Here’s a set of pictures that’s been sitting on my hard drive for a while. Last fall, some creative folks–artists and performers and super-capable do-it-yourselfers–created a sort of carnival on a vacant lot in West Oakland. I had heard about it from a reporter of ours who did a little story on it, then Kate spotted a piece about it in one of the local papers. So late one afternoon in November, we drove over there–10 or 15 minutes from home–to see what was up.
The attraction was called Peralta Junction, and involved a sideshow, a calliope, a life-size version of the game Mouse Trap (a performance that happened well after sunset, and my pictures didn’t turn out well), and local artisans selling a range of old-timey clothing and other modern-antique wares. It was really fun.
Here’s the slideshow, below, mostly featuring the guy who did the sideshow act. He hammered a butter knife into one of his nostrils. He passed his body through a tennis racket. He lay on a bed of nails while a second bed of nails was placed on his chest and someone from the crowd stood on it. I don’t know the performer’s name and wish I did–it was a funny and thoroughly engaging show.
In West Oakland for a news story yesterday (our state senator was promoting her bill to create a statewide mattress recycling system–there are a lot of them left on the streets there), the strong secondary attraction was the graffiti wall running south from 25th and Willow streets. This is a small detail. But a good one.
I’m sitting at the forward end of the car, the last coach on the train, riding backward, on my way to work late Tuesday morning. The door from the next car opens, and a voice says, “Go on–get in there.” A girl of 12 or so and a woman maybe in her 30s come through the door and walk down the aisle, then stop about a third of the way through the car. The woman starts up, and I realize immediately I’ve heard her spiel before.
“Good morning, BART riders,” she declaims. “My daughter and I have been homeless for two and a half months because I am a victim of domestic violence. We’re getting put out of our shelter at 11 a.m. My daughter hasn’t even eaten today. I have a hearing today at 2 o’clock, and I’m trying to raise forty-three ninety-nine for food and a place to stay.”
That’s it. The number catches my attention: $43.99. It’s part of the hustle–a number that’s supposed to be more persuasive for being so oddly specific. I’ve closed my eyes because I don’t want to see what happens next, whether or not anyone forks over some money. When I encountered the mom and daughter a few months ago on BART, I thought the girl looked stricken, humiliated.
The train pulls into the West Oakland station, and the pair get off. Most people in the car are sitting alone with their thoughts about what they’ve just seen. Several people sitting near the door discuss it.
“She does that all of the time,” a man says. “Every day. It’s a good scam.”
“But her poor daughter has to go through that every day,” the woman across the aisle says. A second man: “Her baby should be in school.”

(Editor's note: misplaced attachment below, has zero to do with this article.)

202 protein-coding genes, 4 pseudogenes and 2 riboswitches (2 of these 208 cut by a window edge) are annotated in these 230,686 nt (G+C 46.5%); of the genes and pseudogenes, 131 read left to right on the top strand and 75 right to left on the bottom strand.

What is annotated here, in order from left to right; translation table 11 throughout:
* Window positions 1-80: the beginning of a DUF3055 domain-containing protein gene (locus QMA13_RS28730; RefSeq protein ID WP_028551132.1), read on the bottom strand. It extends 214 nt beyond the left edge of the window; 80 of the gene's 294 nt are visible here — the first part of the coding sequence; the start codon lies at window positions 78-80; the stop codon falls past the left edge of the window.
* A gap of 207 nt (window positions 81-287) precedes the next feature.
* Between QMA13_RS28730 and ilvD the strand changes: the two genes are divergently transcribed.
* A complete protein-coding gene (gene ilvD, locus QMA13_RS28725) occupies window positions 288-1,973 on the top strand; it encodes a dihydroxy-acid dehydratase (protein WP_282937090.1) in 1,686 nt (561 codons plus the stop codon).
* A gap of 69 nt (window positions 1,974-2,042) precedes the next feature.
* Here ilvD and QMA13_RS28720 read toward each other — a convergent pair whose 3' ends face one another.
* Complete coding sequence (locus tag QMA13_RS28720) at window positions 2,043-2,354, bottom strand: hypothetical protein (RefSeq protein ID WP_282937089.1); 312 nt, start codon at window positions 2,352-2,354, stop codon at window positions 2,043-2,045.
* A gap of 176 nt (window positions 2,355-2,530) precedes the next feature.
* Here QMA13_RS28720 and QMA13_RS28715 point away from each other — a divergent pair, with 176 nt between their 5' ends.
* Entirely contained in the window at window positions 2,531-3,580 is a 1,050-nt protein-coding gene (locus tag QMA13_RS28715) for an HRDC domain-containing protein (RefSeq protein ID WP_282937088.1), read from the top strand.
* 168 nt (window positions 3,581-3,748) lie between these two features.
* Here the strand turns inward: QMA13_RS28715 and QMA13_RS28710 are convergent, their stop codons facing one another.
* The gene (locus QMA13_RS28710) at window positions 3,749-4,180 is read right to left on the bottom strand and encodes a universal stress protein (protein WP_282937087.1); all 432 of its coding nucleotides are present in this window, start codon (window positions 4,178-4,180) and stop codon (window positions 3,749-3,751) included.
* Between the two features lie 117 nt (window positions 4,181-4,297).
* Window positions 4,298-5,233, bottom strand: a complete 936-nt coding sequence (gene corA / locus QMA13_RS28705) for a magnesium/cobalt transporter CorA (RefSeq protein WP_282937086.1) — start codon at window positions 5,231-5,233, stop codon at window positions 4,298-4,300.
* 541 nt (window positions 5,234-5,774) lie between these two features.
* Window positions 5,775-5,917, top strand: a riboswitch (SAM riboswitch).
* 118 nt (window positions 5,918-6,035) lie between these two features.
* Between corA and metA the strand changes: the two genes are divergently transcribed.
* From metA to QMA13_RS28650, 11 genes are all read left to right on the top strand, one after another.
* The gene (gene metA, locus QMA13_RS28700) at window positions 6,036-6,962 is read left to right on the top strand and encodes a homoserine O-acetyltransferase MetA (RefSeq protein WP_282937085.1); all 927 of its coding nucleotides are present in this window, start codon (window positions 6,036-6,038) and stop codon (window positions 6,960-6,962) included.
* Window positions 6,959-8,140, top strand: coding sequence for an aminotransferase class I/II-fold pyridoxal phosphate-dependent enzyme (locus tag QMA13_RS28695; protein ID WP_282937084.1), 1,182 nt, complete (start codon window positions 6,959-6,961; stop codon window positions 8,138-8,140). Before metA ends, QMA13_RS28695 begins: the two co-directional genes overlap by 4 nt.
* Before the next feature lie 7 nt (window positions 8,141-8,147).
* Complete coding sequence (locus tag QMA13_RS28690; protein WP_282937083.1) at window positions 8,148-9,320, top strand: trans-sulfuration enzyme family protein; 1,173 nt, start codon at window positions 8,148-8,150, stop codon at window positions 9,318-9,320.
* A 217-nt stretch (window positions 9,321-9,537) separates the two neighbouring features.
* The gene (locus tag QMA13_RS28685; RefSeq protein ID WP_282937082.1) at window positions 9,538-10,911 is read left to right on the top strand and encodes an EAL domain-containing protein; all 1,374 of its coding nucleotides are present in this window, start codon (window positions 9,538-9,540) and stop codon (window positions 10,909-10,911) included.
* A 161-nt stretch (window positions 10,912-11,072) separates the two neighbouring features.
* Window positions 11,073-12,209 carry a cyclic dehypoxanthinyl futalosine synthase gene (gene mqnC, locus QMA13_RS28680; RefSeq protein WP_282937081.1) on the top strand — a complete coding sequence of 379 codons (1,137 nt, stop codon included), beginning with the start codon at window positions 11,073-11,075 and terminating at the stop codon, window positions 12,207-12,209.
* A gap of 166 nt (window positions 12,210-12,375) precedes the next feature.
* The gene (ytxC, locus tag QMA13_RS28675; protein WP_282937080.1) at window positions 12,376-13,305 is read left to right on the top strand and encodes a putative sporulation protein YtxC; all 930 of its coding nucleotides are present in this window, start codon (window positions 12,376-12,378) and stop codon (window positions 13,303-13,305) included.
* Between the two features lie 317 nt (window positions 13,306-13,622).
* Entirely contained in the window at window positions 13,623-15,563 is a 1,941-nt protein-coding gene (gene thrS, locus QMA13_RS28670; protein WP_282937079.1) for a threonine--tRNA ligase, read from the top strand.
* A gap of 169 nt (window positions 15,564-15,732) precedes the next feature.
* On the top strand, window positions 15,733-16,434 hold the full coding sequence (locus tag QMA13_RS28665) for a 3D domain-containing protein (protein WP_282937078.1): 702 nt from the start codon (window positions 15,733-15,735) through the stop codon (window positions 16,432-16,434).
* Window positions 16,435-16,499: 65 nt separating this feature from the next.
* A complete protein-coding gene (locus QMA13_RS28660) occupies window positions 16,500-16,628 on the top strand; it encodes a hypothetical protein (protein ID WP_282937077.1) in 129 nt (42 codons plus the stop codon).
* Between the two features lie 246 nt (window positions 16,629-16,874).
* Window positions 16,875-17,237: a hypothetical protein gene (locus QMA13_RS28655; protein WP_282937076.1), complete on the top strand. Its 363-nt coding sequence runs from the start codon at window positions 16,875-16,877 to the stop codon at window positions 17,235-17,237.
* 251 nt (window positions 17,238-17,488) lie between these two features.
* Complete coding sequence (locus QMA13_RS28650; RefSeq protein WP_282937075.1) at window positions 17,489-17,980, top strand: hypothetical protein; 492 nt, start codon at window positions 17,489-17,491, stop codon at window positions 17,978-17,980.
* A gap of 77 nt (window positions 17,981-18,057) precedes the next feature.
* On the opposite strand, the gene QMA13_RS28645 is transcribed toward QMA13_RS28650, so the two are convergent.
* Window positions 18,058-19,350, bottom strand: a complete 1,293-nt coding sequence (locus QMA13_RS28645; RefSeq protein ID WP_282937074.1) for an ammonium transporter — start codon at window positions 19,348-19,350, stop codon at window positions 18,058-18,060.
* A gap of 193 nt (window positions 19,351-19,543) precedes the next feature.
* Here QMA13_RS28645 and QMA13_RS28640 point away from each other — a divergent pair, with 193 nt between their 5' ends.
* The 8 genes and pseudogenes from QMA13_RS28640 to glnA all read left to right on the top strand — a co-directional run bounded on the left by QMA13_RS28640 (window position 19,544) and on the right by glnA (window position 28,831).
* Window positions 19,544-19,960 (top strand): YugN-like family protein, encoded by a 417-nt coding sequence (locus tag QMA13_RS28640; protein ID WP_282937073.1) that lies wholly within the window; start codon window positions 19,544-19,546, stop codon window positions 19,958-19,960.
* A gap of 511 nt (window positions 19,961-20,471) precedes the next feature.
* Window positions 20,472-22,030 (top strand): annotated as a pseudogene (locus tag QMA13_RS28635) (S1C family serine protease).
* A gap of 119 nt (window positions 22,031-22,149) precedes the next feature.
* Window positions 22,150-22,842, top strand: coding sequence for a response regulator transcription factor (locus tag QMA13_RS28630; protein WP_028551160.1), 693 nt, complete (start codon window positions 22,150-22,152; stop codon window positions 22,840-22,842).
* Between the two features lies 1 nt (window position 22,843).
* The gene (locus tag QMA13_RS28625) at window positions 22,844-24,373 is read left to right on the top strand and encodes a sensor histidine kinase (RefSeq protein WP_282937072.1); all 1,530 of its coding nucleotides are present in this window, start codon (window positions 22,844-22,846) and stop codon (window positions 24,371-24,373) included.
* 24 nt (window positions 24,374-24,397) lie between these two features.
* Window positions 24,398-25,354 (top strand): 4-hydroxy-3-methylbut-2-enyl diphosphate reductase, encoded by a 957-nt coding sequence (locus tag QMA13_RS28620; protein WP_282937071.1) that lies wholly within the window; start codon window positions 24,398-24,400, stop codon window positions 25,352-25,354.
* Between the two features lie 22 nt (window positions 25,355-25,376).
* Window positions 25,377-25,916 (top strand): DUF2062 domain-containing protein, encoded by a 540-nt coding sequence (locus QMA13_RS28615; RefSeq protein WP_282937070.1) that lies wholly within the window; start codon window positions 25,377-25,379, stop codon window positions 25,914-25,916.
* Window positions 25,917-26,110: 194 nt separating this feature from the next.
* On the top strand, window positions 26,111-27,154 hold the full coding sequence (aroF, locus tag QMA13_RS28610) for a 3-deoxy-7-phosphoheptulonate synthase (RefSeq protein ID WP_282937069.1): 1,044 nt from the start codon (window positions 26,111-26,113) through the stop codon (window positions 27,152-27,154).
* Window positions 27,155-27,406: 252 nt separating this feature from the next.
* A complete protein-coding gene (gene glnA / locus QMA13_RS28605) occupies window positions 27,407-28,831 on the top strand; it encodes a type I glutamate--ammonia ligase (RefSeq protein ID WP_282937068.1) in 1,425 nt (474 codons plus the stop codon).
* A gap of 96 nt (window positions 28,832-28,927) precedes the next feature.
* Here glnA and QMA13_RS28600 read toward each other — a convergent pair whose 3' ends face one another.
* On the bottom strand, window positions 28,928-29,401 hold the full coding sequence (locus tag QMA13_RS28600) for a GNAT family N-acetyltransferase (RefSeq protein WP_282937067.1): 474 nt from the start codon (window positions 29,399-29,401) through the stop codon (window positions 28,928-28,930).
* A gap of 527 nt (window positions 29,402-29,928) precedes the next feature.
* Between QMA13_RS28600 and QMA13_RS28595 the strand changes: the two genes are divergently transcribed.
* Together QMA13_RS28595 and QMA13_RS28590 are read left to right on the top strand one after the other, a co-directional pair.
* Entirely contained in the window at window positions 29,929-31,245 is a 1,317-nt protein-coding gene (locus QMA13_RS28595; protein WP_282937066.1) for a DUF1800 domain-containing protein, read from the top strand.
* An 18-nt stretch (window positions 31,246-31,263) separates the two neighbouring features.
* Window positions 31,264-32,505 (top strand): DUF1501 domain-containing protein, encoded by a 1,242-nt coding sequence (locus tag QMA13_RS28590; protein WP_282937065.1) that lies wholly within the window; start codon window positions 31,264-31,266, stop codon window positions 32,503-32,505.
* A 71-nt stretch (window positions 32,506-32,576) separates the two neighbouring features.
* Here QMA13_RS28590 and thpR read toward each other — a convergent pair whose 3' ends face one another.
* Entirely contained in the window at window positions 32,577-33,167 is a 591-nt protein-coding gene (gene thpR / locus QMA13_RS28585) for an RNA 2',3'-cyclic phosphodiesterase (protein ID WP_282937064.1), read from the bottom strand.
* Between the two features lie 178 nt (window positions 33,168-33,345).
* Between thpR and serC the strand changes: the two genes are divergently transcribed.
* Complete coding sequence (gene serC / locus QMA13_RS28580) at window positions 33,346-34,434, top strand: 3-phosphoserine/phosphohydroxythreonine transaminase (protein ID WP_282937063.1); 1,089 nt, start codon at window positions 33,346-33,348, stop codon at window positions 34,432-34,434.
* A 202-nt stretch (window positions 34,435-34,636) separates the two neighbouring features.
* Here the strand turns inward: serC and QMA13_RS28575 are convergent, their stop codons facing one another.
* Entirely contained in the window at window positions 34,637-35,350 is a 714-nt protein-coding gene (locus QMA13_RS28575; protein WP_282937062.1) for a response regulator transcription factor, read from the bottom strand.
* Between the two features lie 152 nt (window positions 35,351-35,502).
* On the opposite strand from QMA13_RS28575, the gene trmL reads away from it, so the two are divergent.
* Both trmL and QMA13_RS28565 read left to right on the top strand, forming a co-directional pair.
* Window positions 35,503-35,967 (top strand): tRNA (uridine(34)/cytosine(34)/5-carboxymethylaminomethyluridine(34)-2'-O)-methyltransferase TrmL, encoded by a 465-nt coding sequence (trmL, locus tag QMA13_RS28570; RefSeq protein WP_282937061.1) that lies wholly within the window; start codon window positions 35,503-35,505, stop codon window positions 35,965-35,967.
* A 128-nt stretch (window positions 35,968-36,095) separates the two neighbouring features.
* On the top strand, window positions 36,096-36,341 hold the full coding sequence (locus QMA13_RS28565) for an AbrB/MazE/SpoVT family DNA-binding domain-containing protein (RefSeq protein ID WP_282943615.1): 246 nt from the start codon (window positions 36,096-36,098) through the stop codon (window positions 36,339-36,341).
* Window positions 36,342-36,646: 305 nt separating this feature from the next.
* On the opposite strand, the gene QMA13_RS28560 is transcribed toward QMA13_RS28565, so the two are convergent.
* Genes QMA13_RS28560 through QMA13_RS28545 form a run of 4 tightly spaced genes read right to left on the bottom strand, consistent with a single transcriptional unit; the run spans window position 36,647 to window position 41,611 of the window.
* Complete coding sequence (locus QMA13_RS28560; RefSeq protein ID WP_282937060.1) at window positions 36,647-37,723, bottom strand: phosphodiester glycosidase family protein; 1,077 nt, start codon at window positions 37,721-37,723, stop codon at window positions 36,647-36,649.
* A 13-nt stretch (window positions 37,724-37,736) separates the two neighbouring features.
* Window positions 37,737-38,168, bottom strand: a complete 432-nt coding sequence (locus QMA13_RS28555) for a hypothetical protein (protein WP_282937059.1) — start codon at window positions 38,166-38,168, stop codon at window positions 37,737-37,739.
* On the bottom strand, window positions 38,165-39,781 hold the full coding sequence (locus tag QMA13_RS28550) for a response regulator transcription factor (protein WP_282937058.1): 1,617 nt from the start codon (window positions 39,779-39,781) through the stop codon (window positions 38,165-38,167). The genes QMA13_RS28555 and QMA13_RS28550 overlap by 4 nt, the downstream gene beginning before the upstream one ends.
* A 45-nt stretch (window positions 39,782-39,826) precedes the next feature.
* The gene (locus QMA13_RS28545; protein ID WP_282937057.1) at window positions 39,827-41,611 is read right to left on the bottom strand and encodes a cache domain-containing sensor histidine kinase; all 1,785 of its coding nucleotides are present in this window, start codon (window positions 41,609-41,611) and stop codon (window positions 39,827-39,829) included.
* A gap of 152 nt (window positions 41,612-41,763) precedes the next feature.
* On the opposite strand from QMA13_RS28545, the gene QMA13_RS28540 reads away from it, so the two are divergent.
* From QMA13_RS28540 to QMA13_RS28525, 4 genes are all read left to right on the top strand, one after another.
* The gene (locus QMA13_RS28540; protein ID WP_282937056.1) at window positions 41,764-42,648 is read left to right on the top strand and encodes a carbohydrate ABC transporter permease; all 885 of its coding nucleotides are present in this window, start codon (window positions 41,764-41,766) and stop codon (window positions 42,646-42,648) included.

“They use them kids,” the first man says, “they use them kids as a lure. It’s a good scam. She’s probably got more money on her than you have in you bank account. Yeah, she’s got a stash on her somewhere. She’s probably over on the other side right now getting on another train.”
Tom went to a friend’s birthday party in West Oakland last night. Locally, saying "West Oakland" or "East Oakland" can be code for "mostly poor and mostly crime-ridden." The plan was for Tom to spend the night at his friend’s place; Kate and I were OK with that since he wasn’t going to be abroad in the neighborhood, which, frankly, can be dangerous at night.
The phone rang about 1:30 in the morning. I don’t like middle-of-the-night calls simply because they’re usually wrong numbers or bad news. I had been asleep and wasn’t able to get to the phone before our voicemail kicked in, but I wasn’t assuming the worst: Tom’s always been great about checking in with us when his plans change, and he knows we’d rather he wake us up is something’s going on that we ought to know. I called our voicemail, and there was a message from him: His friend had come out of his house to find Tom’s car, parked on the street in front, fairly seriously vandalized: smashed windshield, smashed passenger’s-side window, and crushed-in roof — apparently someone had climbed on the car and jumped up and down on it.
I listened to the message, and before I could call Tom he called back. He was pretty upset, but he was handling things pretty well: He and his buddies had pushed the roof back out, and he had already thought through calling the police and the insurance company. I was pretty calm, for me — just angry over the wanton destruction involved, really; the important thing was that Tom and his friends were all OK.
Later on, Tom called the police; in Oakland, the cops apparently don’t bother to send anyone out for cases like these, and they took the report over the phone. Then he and a friend drove the car to her house so he could park in her gated driveway — it was only a matter of time until some passerby started impromptu salvage operations on the car’s interior. Kate and I drove down to meet him there — the scene above. Looking the car over, it looked like all the damage came from one person — the same footprints were all over the roof and on a couple of windows that he apparently tried and failed to break. I drove the car the slow way back to Berkeley. I thought maybe I’d get some reaction from people on the street — "Hey, what happened to your car?" — and I had a good line ready: "Just got it detailed!"
Now, I just feel bad for Tom. He and some of his friends have grown attached to it during their trips to concerts, and he calls it the "Machine Messiah." It’s just sad to see your wheels trashed. But he says, "The Machine Messiah will roll on."